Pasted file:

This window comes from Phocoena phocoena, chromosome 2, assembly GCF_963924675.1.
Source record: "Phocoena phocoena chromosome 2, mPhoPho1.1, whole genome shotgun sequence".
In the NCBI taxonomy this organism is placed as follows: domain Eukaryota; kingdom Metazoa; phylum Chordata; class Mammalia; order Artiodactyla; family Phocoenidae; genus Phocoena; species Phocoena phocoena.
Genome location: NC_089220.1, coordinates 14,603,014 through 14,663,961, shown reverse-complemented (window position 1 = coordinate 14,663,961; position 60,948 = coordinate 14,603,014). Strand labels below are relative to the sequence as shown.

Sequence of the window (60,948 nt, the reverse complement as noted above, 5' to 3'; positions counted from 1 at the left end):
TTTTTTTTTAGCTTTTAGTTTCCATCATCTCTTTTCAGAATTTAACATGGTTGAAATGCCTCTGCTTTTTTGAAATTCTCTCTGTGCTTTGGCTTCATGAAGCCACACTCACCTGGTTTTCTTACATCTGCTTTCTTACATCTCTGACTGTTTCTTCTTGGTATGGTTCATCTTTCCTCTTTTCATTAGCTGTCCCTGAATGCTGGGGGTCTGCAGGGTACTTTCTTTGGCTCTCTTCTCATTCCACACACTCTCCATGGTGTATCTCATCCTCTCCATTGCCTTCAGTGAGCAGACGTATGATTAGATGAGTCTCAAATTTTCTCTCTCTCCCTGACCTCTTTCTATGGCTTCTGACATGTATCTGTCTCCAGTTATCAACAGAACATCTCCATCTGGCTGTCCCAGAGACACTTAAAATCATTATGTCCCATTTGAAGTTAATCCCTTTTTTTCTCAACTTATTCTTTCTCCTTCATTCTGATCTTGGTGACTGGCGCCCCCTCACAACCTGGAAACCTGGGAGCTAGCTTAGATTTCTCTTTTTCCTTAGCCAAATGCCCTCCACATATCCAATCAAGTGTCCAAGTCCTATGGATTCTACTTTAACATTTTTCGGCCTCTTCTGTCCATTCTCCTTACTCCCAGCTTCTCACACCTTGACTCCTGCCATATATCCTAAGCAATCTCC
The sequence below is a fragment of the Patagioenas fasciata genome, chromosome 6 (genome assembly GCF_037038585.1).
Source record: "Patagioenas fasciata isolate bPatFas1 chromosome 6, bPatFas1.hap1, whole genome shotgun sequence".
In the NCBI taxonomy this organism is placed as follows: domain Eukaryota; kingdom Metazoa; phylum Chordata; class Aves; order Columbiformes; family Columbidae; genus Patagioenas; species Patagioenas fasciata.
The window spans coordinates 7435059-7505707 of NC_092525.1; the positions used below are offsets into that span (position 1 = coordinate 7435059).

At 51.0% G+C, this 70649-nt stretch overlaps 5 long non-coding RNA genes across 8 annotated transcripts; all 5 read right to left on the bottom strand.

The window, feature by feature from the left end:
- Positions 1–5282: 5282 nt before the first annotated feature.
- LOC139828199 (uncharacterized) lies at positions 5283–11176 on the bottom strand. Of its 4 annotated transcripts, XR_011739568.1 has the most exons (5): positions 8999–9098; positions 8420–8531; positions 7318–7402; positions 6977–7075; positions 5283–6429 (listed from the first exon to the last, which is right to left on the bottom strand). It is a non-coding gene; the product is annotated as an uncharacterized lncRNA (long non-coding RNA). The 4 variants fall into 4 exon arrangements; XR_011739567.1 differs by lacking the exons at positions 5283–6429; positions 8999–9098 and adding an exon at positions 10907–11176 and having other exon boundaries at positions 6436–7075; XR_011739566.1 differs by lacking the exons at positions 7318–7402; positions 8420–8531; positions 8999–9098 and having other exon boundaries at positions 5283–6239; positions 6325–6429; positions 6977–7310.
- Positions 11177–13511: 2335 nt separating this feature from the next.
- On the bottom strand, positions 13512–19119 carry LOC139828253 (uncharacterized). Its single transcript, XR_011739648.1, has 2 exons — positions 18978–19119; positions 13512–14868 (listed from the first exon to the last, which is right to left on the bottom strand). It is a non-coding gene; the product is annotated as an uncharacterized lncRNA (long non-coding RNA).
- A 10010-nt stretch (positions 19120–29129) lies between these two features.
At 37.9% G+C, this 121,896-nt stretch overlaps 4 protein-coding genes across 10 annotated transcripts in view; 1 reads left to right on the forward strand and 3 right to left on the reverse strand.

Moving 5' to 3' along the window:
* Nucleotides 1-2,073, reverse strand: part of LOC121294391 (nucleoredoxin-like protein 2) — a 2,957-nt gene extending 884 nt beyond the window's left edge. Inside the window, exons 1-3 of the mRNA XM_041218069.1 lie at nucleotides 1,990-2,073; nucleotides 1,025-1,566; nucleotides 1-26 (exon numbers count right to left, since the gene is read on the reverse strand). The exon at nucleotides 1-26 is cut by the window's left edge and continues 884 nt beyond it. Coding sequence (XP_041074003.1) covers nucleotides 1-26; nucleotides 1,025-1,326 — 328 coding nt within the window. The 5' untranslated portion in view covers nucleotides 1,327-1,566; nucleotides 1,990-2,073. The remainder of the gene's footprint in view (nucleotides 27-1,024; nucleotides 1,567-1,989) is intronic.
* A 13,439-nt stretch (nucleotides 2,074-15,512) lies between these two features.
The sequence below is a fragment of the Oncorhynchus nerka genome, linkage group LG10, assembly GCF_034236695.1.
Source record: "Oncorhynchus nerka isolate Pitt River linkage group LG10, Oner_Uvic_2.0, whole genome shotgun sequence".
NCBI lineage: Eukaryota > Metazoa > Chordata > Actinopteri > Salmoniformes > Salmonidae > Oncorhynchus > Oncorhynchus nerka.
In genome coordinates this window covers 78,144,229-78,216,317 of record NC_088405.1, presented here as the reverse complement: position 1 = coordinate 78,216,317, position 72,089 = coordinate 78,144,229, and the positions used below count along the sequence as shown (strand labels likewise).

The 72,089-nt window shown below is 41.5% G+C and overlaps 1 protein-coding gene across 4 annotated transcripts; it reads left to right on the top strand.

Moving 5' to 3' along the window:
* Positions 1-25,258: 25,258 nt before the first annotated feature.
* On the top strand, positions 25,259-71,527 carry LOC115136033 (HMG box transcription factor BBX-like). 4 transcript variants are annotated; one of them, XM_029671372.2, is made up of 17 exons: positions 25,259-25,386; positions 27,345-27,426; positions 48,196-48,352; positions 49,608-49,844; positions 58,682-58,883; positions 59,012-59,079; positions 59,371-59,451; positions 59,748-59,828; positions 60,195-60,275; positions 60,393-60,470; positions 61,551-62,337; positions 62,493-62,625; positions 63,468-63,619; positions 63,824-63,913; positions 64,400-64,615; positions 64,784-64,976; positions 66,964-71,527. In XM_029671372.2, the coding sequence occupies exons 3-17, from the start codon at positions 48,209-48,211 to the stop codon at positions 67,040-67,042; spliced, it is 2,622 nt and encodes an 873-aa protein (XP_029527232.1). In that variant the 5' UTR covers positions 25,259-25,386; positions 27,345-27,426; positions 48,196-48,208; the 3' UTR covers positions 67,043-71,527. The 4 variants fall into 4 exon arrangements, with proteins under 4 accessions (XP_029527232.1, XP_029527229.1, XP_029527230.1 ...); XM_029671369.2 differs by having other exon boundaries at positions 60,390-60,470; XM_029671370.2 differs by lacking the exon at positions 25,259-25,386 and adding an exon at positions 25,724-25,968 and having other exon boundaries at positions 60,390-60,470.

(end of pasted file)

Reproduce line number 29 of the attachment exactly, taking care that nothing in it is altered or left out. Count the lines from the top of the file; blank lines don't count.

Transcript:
* On the top strand, positions 25,259-71,527 carry LOC115136033 (HMG box transcription factor BBX-like). 4 transcript variants are annotated; one of them, XM_029671372.2, is made up of 17 exons: positions 25,259-25,386; positions 27,345-27,426; positions 48,196-48,352; positions 49,608-49,844; positions 58,682-58,883; positions 59,012-59,079; positions 59,371-59,451; positions 59,748-59,828; positions 60,195-60,275; positions 60,393-60,470; positions 61,551-62,337; positions 62,493-62,625; positions 63,468-63,619; positions 63,824-63,913; positions 64,400-64,615; positions 64,784-64,976; positions 66,964-71,527. In XM_029671372.2, the coding sequence occupies exons 3-17, from the start codon at positions 48,209-48,211 to the stop codon at positions 67,040-67,042; spliced, it is 2,622 nt and encodes an 873-aa protein (XP_029527232.1). In that variant the 5' UTR covers positions 25,259-25,386; positions 27,345-27,426; positions 48,196-48,208; the 3' UTR covers positions 67,043-71,527. The 4 variants fall into 4 exon arrangements, with proteins under 4 accessions (XP_029527232.1, XP_029527229.1, XP_029527230.1 ...); XM_029671369.2 differs by having other exon boundaries at positions 60,390-60,470; XM_029671370.2 differs by lacking the exon at positions 25,259-25,386 and adding an exon at positions 25,724-25,968 and having other exon boundaries at positions 60,390-60,470.